12 Aug

#### How to debug (example on ASCII stl and binary stl file)

Experience: learned about how to debug a logical error in coding with a scientific methodology, which could be a quite valuable lesson for future debugging.

### 1. Bug come up

The logic bug (in this example) appears when the frontend of Unity tried to parse a stl file from backend compiler, transform to mesh and show in the room scene.

The parser is originally implemented based on an existing package pb_stl with a few modification to the function "importBinary" and "importAscii", because the original functions are used to parse local stl files and in our case the stl files are acquired directly from backend compiler using web links. Therefore, the input of the two functions will be Memory Stream, instead of file name.

But after making the modification and testing on the two types of the stl files, the bug comes up:

from ASCII stl

from Binary stl

From the two images, we notice that the object mesh parsed from Binary stl looks fine while the object mesh from ASCII stl looks wrong, as if all the wooden packs become hollow and lose front faces, showing the internal zigzag structures which is supposed to be hidden as seen in from the right image.

### 2. Locate bug position

This process of parsing and showing object in frontend Unity scene from backend compiler is an end-to-end test, therefore, in order to locate the bug position, the end-to-end process should be broken down to smaller steps:

• 1) The backend compiler generates a stl file (either binary or ascii) according to a given set of parameters
• 2) The compiler passes the stl file to a weblink
• 3) The unity script receives the stl file from the weblink
• 4) The script parses the stl file and generates meshes
• 5) The frontend of unity presents the meshes from scripts in the virtual scene

In simpler words, the process is: backend compiler $$\rightarrow$$ unity script $$\rightarrow$$ frontend renderer. So the logic bug can be in these three locations: backend compiler, unity script, frontend renderer. And some possible error reasons could be:

• For backend compiler, the generated ascii stl file and binary stl file are different.
• For script, the function that is used to parse ascii stl file has logical errors.
• For frontend renderer, it is possible that the render frequency is not high enough or for some other reason to fail to show the complete object mesh.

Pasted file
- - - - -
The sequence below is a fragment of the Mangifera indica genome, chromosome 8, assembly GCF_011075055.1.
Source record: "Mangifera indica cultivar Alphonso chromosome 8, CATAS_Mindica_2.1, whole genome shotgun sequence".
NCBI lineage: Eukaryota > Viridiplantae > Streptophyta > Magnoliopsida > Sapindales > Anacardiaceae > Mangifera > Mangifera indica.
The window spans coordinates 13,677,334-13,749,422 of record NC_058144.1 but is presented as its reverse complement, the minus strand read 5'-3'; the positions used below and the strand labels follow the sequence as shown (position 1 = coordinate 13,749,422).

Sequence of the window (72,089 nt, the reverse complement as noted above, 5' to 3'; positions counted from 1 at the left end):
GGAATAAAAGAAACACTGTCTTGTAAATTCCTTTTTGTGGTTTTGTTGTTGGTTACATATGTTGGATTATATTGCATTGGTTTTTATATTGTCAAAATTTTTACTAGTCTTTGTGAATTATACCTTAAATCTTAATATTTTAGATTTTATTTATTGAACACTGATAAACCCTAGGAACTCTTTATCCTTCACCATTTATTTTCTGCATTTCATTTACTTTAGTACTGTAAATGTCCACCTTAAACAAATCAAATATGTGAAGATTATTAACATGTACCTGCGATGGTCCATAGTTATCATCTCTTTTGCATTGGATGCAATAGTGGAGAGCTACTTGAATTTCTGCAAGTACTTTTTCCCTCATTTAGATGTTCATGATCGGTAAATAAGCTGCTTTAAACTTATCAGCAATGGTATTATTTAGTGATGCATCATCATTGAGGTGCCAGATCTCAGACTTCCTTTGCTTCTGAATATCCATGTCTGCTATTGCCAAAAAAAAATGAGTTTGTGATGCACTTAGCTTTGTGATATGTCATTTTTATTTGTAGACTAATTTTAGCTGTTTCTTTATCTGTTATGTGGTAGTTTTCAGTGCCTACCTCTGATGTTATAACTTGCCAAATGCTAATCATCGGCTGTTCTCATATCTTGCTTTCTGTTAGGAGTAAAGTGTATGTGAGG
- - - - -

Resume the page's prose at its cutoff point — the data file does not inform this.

To check whether the bug is in backend compiler, we need to check whether the generated binary stl file and ascii stl file are the same at first place. We can use the existing two stl files and convert them to the other format using online converter, so now there are four stl files for testing:

• original ascii stl
• original binary stl
• ascii-from-binary stl
• binary-from-ascii stl

When directly looking into the file metadata, the only readable files are original ascii stl and ascii-from-binary stl. A detailed introduction of stl file format and difference between ascii and binary file can be found at wiki. Basically, Ascii stil file is in the format of:

solid _name_
facet normal $n_i, n_j, n_k$
outer loop
vertex $v_{1x}, v_{1y}, v_{1z}$
vertex $v_{2x}, v_{2y}, v_{2z}$
vertex $v_{3x}, v_{3y}, v_{3z}$
endloop
endface
... (more facets)
endsolid

The main difference from original ascii stl and ascii-from-binary stl file is that, the facets with normal (0, 0, 0) in the original ascii stl are (NaN, NaN, NaN) in ascii-from-binary stl file.

After inputing all four stl files into Unity frontend renderer, both ascii stl files (original ascii and ascii-from-binary) have the same results as upper left image, and both binary stl files (original binary and binary-from-ascii) have the same results as upper right image, suggesting that the difference in the compiler-generated file is trivial, what causes the bug is most likely how the script parses the ascii stl file.

So the bug is located to the script function "importAscii".

### 3. Debug script

The original imported script from pb_stl module is quite organized, with functions using switch sentence to identify each line of the Ascii stl file and save the vertex position information.

One thing that is really easily to go wrong when coding in Unity is that, the world coordinate system in Unity is different from the default 3D coordinate system.

(Image cited from aclockworkberry)

In Unity, the upwards direction is y-axis while in vertex position in ascii stl is z-axis. The original parser function already include a "UnityCoordTrafo" function for this purpose, but I'm afraid that is not the only place where the coordinate system influences the parser.

After some time of looking into scripts and ascii stl file format, with some partial tests (the idea is the same, breaking down the function and locating to more detailed bug position), the bug is finally fixed by changing the orientation of each facet. Instead of parsing three vertices in order, it should save in a counter clock-wise orientation, meaning that the order of three vertices in the facet list is (1, 3, 2). In this way, the object mesh parsed from ascii stl file would look exactly the same as binary stl file.

### Conclusion

It is important to break down an end-to-end test to smaller steps to contrain the bug location to smaller and smaller range and finally debug successfully.

(Updated: 08/20)